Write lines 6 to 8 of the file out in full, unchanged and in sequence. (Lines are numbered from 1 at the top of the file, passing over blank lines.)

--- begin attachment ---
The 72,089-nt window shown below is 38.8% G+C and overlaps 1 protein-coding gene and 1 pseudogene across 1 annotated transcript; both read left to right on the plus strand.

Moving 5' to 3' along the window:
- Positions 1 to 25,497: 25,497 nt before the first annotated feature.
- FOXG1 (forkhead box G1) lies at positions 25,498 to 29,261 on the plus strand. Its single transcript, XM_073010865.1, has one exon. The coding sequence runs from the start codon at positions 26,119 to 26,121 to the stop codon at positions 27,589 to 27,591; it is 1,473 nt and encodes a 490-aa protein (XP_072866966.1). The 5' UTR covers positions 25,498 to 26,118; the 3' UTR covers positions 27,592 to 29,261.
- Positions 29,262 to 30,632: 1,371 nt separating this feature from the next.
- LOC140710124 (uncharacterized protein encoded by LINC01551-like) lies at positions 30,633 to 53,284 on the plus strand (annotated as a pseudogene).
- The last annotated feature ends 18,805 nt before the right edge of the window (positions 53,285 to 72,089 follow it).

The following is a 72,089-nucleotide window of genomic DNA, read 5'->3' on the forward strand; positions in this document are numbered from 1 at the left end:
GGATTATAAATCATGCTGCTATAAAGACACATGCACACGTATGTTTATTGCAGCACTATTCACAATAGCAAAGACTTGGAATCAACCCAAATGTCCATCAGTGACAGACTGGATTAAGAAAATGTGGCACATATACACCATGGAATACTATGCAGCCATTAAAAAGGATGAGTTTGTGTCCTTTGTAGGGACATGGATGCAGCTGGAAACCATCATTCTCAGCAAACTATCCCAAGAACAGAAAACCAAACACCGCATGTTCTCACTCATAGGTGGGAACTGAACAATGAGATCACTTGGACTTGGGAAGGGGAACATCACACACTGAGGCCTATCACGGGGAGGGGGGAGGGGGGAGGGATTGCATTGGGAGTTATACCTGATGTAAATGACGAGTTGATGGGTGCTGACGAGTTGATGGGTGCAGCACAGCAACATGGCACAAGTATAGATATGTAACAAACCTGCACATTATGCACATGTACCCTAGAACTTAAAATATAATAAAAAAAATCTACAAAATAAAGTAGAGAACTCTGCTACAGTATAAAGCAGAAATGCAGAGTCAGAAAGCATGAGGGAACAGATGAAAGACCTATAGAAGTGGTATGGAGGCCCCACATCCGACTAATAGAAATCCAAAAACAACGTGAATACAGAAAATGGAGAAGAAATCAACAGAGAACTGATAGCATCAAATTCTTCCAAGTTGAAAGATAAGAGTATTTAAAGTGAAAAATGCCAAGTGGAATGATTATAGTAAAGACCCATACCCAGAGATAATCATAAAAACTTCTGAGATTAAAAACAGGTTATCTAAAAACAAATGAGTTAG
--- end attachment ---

- LOC140710124 (uncharacterized protein encoded by LINC01551-like) lies at positions 30,633 to 53,284 on the plus strand (annotated as a pseudogene).
- The last annotated feature ends 18,805 nt before the right edge of the window (positions 53,285 to 72,089 follow it).

The following is a 72,089-nucleotide window of genomic DNA, read 5'->3' on the forward strand; positions in this document are numbered from 1 at the left end: